Your designer will create several front cover ideas (comps) and perhaps several variations on one of the themes. The designer will email color PDF proofs to you and your editor. You’ll select one of the comps and give your feedback. The designer will make adjustments to the comp until it meets your approval. Several rounds of edits to the cover design are usually included in the estimate; after that, there usually is an additional fee to make more adjustments and revisions.
The Book Interior Design Process
Ask your designer if their books are custom designed and have unique formats, or if your book will be created from templates. This will make a difference in price. If the designer will be creating a custom format he/she will take several sample pages from one of your chapters and try several different treatments for each one. These treatments will show you the sample pages with different fonts, type size, design, alignments, margins, etc.
The designer will present these sample interior format pages to you and your editor in a PDF file and ask for your feedback. Then he/she will modify the format to your approval. Once you give your designer your approval, then he/she will do one sample chapter layout with this format. Then after you approve that chapter, the designer will lay out the rest of the book.
If you decide to make changes to the format after the book has been laid out, it may take considerable time to correct all other similar pages with the same format treatments. In a situation like this, you most likely will be billed by the hour to make the changes.
Edits and Proofreading
You should be completely satisfied with the content of your manuscript before it reaches the design and layout stage. This means your manuscript must be professionally edited and proofread first. You’ll also need to make all your decisions regarding content and the placement of any inserts (drawings, graphics, worksheets, charts, photos, etc.) during the writing and editing process. Avoid making major edits during the design and layout phase. It will cost more money, delay the process, and may put you at risk of missing your printing deadline.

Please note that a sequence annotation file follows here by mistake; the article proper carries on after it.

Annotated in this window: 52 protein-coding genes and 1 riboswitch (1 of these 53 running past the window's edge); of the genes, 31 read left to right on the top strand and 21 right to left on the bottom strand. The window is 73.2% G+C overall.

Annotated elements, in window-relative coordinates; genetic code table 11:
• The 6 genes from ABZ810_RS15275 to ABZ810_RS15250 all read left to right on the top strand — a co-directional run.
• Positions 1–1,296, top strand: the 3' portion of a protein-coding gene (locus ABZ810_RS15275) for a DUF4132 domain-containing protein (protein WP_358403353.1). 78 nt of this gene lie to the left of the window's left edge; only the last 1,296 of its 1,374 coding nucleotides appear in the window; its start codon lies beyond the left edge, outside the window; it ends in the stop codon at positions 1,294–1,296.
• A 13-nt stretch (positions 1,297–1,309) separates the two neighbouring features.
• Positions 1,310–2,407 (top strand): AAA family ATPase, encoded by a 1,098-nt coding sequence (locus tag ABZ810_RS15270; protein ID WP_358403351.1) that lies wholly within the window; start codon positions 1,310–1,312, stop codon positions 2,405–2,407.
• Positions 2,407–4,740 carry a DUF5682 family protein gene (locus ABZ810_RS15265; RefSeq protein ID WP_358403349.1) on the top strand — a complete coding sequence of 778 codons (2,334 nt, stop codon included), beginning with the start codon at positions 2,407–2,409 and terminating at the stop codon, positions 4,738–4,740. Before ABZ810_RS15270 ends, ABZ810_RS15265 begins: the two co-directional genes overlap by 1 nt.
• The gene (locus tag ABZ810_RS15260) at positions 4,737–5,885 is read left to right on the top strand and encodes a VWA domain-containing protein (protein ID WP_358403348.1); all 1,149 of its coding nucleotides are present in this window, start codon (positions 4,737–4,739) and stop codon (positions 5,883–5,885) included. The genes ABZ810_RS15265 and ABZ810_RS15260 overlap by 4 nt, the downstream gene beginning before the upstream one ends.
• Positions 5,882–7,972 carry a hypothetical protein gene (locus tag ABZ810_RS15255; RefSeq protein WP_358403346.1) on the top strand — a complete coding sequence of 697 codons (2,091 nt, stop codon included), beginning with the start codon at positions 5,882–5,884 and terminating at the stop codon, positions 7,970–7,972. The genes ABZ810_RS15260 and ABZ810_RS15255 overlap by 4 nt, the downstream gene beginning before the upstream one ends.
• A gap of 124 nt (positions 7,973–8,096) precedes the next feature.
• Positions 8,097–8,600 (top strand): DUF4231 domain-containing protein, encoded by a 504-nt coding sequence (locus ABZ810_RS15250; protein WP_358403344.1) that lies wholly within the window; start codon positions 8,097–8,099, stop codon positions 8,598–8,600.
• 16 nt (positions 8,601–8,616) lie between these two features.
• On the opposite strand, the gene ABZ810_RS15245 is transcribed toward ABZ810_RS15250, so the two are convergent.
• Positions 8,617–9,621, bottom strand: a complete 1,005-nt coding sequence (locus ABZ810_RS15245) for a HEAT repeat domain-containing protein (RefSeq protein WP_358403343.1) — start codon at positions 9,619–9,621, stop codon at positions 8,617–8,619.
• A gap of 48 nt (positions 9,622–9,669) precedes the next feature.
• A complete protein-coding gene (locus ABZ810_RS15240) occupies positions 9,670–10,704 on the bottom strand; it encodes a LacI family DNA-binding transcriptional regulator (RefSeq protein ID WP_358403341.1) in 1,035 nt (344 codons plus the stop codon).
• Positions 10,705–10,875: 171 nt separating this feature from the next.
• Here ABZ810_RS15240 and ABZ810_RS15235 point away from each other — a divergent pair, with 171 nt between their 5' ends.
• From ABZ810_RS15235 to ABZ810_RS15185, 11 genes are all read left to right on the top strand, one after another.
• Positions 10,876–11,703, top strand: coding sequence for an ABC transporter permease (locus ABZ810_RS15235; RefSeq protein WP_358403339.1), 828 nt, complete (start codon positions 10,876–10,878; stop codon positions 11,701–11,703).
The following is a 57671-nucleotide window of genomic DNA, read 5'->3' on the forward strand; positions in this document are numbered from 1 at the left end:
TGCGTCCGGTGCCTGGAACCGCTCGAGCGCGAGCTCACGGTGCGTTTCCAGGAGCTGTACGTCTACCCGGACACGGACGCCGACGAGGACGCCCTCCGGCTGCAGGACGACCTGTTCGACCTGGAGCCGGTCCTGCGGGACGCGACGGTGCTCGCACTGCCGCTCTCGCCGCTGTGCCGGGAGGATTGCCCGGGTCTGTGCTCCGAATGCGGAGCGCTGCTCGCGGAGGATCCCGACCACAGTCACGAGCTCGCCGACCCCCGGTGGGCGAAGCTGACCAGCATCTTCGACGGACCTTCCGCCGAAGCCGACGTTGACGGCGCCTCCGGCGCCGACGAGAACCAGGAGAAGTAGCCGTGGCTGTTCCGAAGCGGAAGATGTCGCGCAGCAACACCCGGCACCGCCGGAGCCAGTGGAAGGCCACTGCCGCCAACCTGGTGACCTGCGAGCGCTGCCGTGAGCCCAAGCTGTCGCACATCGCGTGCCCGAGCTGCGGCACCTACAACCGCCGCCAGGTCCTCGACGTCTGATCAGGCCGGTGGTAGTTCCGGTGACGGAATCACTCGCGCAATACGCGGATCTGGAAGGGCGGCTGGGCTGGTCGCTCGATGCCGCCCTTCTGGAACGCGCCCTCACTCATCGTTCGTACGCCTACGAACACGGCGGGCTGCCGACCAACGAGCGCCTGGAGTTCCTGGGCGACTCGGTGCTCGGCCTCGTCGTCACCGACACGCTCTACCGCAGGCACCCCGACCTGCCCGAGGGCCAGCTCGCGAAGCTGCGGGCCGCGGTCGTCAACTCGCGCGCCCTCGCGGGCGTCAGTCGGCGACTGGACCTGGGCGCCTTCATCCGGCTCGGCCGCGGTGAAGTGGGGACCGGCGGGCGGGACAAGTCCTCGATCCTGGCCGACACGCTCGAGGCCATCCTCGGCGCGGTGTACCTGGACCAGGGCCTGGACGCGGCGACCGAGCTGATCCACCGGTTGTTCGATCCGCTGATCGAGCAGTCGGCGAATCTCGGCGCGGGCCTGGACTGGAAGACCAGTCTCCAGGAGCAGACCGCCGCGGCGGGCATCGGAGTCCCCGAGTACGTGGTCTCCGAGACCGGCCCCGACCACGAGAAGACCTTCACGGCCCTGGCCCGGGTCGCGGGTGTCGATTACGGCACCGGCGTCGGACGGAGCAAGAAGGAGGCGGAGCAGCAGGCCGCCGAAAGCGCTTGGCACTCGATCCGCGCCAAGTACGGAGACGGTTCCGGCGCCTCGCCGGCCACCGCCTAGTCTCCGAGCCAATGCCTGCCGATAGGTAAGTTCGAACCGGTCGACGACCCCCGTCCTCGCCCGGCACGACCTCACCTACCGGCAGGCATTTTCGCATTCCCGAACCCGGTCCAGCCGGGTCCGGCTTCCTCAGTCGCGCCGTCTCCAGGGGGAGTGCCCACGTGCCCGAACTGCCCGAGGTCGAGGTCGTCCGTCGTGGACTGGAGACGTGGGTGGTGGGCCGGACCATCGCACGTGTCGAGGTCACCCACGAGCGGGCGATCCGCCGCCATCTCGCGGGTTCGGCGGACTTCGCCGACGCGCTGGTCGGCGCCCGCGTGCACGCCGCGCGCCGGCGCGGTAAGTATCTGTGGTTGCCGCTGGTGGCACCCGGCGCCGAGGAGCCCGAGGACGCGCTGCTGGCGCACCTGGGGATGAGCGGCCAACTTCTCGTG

In addition to having the manuscript proofread before it goes to the designer, the interior layout file should be proofread again before it goes to the printer.
There are several ways you can submit your changes and corrections to a designer. You can use red ink on printed hard copies or email an errata file with your list of edits or you can use the electronic “Sticky Notes” feature provided in the Adobe Acrobat software.
Printing and Distribution
Once you approve the cover and interior layout, your designer will upload the files to your printer. Your printer will give you one more proof before the book is printed. You can use a POD printer with a partnership with Amazon to get your book listed on Amazon.com, or you can print your books conventionally and work with a distributor to get your books into brick and mortar bookstores and online retailers.
Convert Your Book into eBook Formats
After your book is designed you can convert it into the various eBook formats (Kindle, Nook, MobiPocket, PDF, iBook) and set up accounts with online retailers. This is the topic of a whole another article.